In the management of corporate reputations, multiple sources can contribute to any or all of these categories of results. The proliferation of digital communication technologies enables people anywhere at any time to say anything that they feel has a bearing on any organization or subject. The cacophony of noise that emanates from social media can easily distort, block, confuse, and otherwise affect corporate messages. Even some of the most respected channels of communication can impose noise about an organization—for example, the stock market. The variability and volatility of stock markets produce vast amounts of information that may or may not be useful to investors as they evaluate the stocks. The effects of one stock market can easily affect others worldwide, contributing intense noise around corporate messages. Another example of the results of noise includes broad-based reports about particular issues or trends that directly affect or even name organizations, such as Fortune’s “Most Admired Companies” and “100 Best Companies to Work For” lists, and so on. These reports add information into the environment that results in augmented, diminished, or otherwise compromised corporate messages that already exist or may be planned.


Noise is something that must be identified and handled well. People are inundated by thousands of messages from numerous sources every day, which suggests that there is a profound demand on people’s attention and, consequently, the requirement to deal with competing and cluttered messages. So people assess messages for their importance and relevance on both personal and organizational levels. In this way, people must be adept at being able to know the difference between noise, which adversely affects a message in a communication act, and feedback, which is meant to give a sender information about an audience’s response to a message. Professional communicators, then, must be able to successfully classify messages as noise or feedback so that they may be used appropriately in an organization’s effort to reduce its own adverse effects in its communication with audiences and publics.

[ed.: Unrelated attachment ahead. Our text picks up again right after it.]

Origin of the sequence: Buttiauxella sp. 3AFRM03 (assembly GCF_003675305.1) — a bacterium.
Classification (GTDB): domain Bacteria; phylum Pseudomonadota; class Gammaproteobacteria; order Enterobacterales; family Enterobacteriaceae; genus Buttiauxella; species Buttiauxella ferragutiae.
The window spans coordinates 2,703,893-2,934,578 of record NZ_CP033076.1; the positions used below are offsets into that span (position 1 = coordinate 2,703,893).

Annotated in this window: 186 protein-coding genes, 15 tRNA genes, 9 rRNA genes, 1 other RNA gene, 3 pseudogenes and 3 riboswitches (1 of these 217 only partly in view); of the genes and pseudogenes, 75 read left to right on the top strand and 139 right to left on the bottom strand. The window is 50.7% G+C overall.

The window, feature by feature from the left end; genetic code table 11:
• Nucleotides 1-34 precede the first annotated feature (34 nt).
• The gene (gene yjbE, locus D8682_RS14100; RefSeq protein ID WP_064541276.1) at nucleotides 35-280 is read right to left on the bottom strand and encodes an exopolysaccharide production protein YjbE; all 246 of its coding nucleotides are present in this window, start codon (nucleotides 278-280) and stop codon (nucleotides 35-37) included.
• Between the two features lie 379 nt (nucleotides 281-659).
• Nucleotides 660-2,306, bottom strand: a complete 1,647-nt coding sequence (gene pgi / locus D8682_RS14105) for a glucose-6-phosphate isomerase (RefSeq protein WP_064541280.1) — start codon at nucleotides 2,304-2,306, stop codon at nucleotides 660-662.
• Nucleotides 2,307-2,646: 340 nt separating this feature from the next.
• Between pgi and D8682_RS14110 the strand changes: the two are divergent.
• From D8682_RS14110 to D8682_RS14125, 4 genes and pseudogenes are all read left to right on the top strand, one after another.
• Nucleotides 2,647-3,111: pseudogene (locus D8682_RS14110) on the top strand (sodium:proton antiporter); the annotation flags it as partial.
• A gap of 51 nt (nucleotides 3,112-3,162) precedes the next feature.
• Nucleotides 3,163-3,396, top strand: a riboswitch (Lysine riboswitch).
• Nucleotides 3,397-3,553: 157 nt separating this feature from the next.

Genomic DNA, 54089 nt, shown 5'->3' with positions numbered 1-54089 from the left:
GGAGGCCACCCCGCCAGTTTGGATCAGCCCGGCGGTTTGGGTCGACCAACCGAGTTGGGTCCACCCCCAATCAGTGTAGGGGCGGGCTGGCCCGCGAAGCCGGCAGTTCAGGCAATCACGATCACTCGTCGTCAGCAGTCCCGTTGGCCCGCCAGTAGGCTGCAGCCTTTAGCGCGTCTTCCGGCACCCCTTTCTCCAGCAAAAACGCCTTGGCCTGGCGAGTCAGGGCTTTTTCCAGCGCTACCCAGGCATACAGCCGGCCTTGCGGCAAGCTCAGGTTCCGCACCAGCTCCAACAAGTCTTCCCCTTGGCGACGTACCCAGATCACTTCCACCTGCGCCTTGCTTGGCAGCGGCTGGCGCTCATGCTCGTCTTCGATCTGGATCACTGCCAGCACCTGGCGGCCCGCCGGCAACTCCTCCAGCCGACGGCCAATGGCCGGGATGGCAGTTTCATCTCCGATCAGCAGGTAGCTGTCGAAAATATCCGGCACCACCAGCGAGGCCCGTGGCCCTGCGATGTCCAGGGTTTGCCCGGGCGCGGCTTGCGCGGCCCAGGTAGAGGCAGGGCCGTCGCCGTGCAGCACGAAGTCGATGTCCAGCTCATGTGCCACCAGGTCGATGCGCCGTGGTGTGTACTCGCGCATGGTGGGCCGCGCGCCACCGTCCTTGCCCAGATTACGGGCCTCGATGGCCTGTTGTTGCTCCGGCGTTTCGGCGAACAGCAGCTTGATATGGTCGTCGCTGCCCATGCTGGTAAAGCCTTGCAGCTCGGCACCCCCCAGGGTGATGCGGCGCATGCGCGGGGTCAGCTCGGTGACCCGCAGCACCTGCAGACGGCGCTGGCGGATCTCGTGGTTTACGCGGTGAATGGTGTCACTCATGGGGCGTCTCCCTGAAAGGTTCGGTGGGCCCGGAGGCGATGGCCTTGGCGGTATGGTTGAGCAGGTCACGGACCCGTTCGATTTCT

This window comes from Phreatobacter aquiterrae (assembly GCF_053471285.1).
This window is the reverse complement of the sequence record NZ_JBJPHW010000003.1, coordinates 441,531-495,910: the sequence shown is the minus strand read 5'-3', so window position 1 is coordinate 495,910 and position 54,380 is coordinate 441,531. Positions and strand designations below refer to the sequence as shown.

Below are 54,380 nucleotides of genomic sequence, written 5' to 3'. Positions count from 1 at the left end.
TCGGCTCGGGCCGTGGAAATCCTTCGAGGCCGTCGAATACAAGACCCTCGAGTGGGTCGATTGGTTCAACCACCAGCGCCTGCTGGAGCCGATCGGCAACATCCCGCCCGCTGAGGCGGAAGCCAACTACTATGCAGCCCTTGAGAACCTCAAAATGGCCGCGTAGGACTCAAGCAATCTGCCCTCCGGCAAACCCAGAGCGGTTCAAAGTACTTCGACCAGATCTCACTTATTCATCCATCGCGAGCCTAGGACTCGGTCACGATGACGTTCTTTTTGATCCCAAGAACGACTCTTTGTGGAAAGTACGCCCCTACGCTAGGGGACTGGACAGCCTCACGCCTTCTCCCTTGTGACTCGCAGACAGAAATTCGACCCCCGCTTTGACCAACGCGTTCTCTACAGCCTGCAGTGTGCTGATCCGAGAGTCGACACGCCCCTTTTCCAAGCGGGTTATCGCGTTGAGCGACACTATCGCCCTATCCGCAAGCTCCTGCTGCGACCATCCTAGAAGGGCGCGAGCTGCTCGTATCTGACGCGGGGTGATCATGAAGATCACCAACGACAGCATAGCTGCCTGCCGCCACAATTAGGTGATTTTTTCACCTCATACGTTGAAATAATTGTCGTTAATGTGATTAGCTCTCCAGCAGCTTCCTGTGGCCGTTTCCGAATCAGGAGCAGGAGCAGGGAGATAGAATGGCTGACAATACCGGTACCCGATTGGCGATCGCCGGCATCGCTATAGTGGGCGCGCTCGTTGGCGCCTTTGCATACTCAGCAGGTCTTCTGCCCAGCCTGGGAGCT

The impact of noise on messages cannot be understated. Knowing the types of, results from, and management of noise is instrumental in managing corporate reputation messages. Attentive and astute communication professionals can make a difference in making sure that intended and ethical messages are received and understood by their organizations’ audiences.

Carroll, C. E. (2013). Corporate reputation and the multi-disciplinary field of communication. In C. E. Carroll (Ed.), The handbook of communication and corporate reputation (pp. 1–10). Malden, MA: Wiley-Blackwell.

Fombrun, C. J. (2012). The building blocks of corporate reputation: Definitions, antecedents, consequences. In M. L. Barnett & T. G. Pollock (Eds.), The Oxford handbook of corporate reputation (pp. 94–113). New York: Oxford University Press.

Graffin, S. D., Carpenter, M. A., & Boivie, S. (2011). What’s all that (strategic) noise? Anticipatory impression management in CEO succession. Strategic Management Journal, 32, 748–770. doi:

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Meijer, M. M., & Kleinnijenhuis, J. (2006). The effects of issue news on corporate reputation: Applying the theories of agenda setting and issue ownership in the field of business communication. Journal of Communication, 56(4), 543–559.

Smudde, P. M., & Courtright, J. L. (2013). Form following function: Message design for managing corporate reputations. In C. E. Carroll (Ed.), Handbook of communication and corporate reputation (pp. 404–417). San Francisco, CA: Wiley-Blackwell.

See Also

Audiences; Feedback; Message Design; Messages; Publics

See Also